We investigated the impact of radiosonde data from the ice-free Arctic Ocean obtained by the Japanese R/V Mirai during a cruise in the fall of 2010 on the AFES-LETKF experimental ensemble reanalysis version 2 (ALERA2) data set. The reanalysis used radiosonde data over the ice-free region. Compared with observations, it captured Arctic cyclogenesis along the marginal ice zone, including a tropopause fold, very well.

We review the sea-level and energy budgets together from 1961, using recent and updated estimates of all terms. From 1972 to 2008, the observed sea-level rise (1.8 ± 0.2 mm yr−1 from tide gauges alone and 2.1 ± .2 mm yr−1 from a combination of tide gauges and altimeter observations) agrees well with the sum of contributions (1.8 ± 0.4 mm yr−1) in magnitude and with both having similar increases in the rate of rise during the period.

Absorbing aerosols affect global-mean precipitation primarily in two ways. They give rise to stronger shortwave atmospheric heating, which acts to suppress precipitation. Depending on the top-of-the-atmosphere radiative flux change, they can also warm up the surface with a tendency to increase precipitation.

The sensitivity of Amazon rainforests to dry?season droughts is still poorly understood, with reports of enhanced tree mortality and forest fires on one hand, and excessive forest greening on the other. Here, we report that the previous results of large?scale greening of the Amazon, obtained from an earlier version of satellite derived vegetation greenness data ? Collection 4 (C4)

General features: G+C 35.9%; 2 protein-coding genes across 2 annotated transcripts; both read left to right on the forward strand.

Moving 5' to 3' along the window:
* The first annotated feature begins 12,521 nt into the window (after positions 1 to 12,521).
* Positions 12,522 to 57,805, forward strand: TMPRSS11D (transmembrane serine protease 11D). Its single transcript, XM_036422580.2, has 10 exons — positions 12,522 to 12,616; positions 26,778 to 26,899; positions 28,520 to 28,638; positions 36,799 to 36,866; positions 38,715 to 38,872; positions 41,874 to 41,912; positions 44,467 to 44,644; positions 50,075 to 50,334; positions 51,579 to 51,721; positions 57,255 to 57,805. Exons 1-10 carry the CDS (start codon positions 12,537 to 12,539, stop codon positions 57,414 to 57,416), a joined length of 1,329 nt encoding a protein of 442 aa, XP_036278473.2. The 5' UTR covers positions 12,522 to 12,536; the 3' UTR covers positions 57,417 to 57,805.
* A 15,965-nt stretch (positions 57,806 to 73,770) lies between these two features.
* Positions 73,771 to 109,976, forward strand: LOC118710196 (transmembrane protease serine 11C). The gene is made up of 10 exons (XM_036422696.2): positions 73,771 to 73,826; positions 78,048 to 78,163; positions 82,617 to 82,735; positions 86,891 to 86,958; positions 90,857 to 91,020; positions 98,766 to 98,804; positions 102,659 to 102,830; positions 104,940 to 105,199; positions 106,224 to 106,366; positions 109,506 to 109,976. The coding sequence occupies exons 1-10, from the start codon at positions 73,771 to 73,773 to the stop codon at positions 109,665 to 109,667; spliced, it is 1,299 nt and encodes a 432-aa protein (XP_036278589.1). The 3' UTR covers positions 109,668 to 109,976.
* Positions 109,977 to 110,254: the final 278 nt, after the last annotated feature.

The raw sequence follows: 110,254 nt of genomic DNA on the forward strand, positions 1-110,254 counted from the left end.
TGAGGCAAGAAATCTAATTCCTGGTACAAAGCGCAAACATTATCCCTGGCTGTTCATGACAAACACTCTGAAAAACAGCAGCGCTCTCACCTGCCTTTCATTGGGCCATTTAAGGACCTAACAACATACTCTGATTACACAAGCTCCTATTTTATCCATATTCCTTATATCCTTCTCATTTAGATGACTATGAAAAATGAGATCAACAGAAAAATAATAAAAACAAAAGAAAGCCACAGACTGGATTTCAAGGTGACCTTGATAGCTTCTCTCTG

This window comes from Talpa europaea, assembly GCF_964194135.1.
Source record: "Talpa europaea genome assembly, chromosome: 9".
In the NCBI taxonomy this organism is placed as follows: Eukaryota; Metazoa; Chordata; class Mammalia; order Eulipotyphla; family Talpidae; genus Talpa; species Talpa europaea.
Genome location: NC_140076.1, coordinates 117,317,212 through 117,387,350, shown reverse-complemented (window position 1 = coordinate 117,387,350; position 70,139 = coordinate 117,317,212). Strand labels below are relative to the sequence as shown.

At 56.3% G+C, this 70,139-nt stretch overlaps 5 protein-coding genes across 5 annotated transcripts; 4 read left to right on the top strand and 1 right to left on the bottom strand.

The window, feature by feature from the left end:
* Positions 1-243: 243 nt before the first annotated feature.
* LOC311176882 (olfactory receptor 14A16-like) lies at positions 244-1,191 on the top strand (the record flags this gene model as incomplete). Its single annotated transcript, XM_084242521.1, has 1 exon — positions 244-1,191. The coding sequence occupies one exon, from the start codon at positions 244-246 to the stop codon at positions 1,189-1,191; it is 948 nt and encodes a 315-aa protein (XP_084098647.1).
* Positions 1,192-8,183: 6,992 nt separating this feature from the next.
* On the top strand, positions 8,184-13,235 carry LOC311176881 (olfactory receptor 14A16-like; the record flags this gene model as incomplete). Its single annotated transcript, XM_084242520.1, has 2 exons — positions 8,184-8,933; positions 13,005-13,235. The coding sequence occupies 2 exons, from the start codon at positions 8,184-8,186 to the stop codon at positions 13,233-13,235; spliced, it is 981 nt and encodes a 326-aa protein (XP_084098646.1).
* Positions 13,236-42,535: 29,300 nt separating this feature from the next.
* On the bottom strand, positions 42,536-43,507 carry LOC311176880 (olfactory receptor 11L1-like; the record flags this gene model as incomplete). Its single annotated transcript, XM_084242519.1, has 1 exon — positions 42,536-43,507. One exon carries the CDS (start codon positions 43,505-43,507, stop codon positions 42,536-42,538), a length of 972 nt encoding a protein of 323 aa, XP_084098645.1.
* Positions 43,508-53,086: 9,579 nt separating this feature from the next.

A drought that happens once in a hundred years had little negative or positive effect on the Amazon rainforest according to this study led by Arindam Samanta from Boston University. Its results are different from 2007 IPCC report which stated that 40 percent of the Amazon rainforest was threatened by climate change.

Cooler North American temperatures in 2008 resulted from a strong natural effect, and the overall warming trend that has been observed since 1970 is likely to resume, according to this study. Using computer-generated models as well as observations, the team analyzed causes for climate variations in the recent decades. Special emphasis was given to the reasons for North American coolness in 2008.

Several recent studies have highlighted the possibility that the oceans and terrestrial ecosystems have started loosing part of their ability to sequester a large proportion of the anthropogenic CO2 emissions. This is an important claim, because so far only about 40% of those emissions have stayed in the atmosphere, which has prevented additional climate change.

The rate of sea level rise and its causes are topics of active debate. Here we use a delayed response statistical model to attribute the past 1000 years of sea level variability to various natural (volcanic and solar radiative) and anthropogenic (greenhouse gases and aerosols) forcings. We show that until 1800 the main drivers of sea level change are volcanic and solar radiative forcings.

Reliable forecasts of climate change in the immediate future are difficult, especially on regional scales, where natural climate variations may amplify or mitigate anthropogenic warming in ways that numerical models capture poorly.

Reliable medium range prediction of monsoon weather is crucial for disaster preparedness. Weather in tropics, controlled by fast growing convective instabilities is, however, intrinsically less predictable than that in extra?tropics.